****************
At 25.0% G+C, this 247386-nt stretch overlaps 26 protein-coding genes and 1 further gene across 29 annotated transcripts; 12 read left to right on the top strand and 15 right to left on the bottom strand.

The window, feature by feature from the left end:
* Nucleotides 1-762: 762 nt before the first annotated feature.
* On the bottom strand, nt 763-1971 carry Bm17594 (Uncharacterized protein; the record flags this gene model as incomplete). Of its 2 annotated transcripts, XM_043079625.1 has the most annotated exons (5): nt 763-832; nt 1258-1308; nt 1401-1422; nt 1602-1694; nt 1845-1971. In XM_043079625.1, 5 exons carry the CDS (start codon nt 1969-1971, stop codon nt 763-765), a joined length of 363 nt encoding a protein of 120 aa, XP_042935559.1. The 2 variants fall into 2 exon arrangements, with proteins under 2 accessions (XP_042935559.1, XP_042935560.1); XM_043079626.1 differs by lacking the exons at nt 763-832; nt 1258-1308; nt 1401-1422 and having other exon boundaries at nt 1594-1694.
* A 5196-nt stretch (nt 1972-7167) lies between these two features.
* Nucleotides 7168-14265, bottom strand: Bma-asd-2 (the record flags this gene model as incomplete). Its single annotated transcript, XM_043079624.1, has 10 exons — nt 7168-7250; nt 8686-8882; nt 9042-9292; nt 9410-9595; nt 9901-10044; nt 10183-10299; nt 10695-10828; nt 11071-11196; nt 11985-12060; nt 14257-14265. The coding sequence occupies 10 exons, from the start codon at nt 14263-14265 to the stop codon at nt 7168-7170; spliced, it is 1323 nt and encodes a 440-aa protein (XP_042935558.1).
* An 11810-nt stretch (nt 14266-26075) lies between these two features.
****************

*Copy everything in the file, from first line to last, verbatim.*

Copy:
At 25.0% G+C, this 247386-nt stretch overlaps 26 protein-coding genes and 1 further gene across 29 annotated transcripts; 12 read left to right on the top strand and 15 right to left on the bottom strand.

The window, feature by feature from the left end:
* Nucleotides 1-762: 762 nt before the first annotated feature.
* On the bottom strand, nt 763-1971 carry Bm17594 (Uncharacterized protein; the record flags this gene model as incomplete). Of its 2 annotated transcripts, XM_043079625.1 has the most annotated exons (5): nt 763-832; nt 1258-1308; nt 1401-1422; nt 1602-1694; nt 1845-1971. In XM_043079625.1, 5 exons carry the CDS (start codon nt 1969-1971, stop codon nt 763-765), a joined length of 363 nt encoding a protein of 120 aa, XP_042935559.1. The 2 variants fall into 2 exon arrangements, with proteins under 2 accessions (XP_042935559.1, XP_042935560.1); XM_043079626.1 differs by lacking the exons at nt 763-832; nt 1258-1308; nt 1401-1422 and having other exon boundaries at nt 1594-1694.
* A 5196-nt stretch (nt 1972-7167) lies between these two features.
* Nucleotides 7168-14265, bottom strand: Bma-asd-2 (the record flags this gene model as incomplete). Its single annotated transcript, XM_043079624.1, has 10 exons — nt 7168-7250; nt 8686-8882; nt 9042-9292; nt 9410-9595; nt 9901-10044; nt 10183-10299; nt 10695-10828; nt 11071-11196; nt 11985-12060; nt 14257-14265. The coding sequence occupies 10 exons, from the start codon at nt 14263-14265 to the stop codon at nt 7168-7170; spliced, it is 1323 nt and encodes a 440-aa protein (XP_042935558.1).
* An 11810-nt stretch (nt 14266-26075) lies between these two features.